Employers better be prepared to reward their employees with more money, or they soon could find themselves searching for a crop of new workers.
More than 40 percent of employees expect pay raises in 2015, with 35 percent prepared to find new jobs if they don't get raises, according to a study from the online career site Glassdoor.
Rusty Rueff, a Glassdoor career and workplace expert, said employees are making it known that they expect to get paid more in 2015.
"If they don't, they will jump ship and find a new opportunity," Rueff said in a statement. "Therefore, it's time for employers to dust off the playbook from the economic growth years and pay attention to compensation practices that retain talent."
The research shows employees know just how much it's going to take to keep them happy. Nearly half of those wanting raises this year say they expect the increases to be between 3 percent and 5 percent. Some are looking for a much larger increase, as 4 percent expect raises between 50 percent and 100 percent. [Why You're More Likely to Get a Raise by Quitting Your Job ]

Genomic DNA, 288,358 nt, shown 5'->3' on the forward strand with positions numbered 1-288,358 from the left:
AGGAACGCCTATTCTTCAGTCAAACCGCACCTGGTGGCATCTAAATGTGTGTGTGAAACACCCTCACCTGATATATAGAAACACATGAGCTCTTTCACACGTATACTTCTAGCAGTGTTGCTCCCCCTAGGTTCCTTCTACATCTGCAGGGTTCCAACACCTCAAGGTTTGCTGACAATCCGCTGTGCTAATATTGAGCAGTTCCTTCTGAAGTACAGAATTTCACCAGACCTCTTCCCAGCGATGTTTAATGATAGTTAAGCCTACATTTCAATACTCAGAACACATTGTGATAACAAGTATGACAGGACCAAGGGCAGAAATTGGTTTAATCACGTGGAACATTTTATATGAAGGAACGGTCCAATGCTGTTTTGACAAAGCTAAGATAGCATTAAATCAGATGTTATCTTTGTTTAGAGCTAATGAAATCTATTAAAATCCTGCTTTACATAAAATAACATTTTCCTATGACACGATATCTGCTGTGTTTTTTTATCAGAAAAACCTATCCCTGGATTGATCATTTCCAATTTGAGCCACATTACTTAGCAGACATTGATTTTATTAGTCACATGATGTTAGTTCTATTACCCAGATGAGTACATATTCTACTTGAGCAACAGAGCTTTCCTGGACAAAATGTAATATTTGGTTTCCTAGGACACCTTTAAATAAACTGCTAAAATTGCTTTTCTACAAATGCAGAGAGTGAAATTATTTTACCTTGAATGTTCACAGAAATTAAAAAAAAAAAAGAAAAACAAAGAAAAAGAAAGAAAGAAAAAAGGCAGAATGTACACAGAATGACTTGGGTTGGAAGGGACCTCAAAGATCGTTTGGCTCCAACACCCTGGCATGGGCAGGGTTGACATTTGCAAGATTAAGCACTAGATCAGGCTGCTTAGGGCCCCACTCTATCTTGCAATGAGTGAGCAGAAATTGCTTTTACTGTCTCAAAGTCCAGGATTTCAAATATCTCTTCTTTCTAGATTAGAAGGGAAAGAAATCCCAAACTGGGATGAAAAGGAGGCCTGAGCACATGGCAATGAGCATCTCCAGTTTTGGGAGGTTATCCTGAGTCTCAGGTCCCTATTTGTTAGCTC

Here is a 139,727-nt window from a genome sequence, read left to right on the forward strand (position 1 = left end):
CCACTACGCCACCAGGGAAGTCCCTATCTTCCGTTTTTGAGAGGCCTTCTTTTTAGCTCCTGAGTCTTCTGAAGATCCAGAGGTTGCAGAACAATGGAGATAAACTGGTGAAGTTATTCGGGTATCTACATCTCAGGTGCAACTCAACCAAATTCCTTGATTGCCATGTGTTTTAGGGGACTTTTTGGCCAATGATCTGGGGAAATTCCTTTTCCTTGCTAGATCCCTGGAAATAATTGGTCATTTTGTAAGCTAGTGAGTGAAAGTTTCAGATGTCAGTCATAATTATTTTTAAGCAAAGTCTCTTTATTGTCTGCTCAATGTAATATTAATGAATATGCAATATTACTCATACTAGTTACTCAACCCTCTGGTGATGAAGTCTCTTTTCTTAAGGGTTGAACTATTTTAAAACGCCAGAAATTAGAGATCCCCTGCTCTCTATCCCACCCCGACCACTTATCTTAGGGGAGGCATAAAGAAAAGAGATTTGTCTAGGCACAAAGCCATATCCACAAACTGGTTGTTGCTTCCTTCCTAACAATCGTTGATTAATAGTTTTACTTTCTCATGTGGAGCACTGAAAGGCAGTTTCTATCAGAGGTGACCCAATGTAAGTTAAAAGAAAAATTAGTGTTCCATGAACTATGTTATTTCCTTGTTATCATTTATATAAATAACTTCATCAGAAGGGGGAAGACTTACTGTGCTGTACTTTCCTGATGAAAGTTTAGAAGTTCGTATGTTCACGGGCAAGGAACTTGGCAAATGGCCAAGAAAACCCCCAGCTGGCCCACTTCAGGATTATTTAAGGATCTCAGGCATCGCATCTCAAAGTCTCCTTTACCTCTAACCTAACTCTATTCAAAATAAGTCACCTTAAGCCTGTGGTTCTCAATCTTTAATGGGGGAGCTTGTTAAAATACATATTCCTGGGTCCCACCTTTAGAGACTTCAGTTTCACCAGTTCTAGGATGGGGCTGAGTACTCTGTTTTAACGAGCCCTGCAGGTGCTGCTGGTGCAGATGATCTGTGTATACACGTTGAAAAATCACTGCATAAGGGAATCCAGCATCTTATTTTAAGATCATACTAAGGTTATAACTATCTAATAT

Those high expectations could be attributed, in part, to the high confidence employees have in finding new jobs. The study revealed that confidence in the job market has reached a new high in last six years, with half of employees reporting confidence in their ability to find a job matched to their current experience and compensation levels in the next six months. Of those unemployed but looking for work, job market confidence increased 10 percentage points, to 43 percent, since last quarter, also a six-year high.
"Overall, it is a time of reckoning; one in which employers should use the start of the New Year as an opportunity to reevaluate internal pay structure, fix pay inequalities that exist, and be transparent with employees about how compensation and pay raises are determined," Rueff said. "Employers that do this well will reap positive recruiting and retention rewards, and those that don't will put themselves at higher talent-retention risks."
The study was based on surveys of 2,030 adults ages 18 and older, among whom 871 were employed full or part time.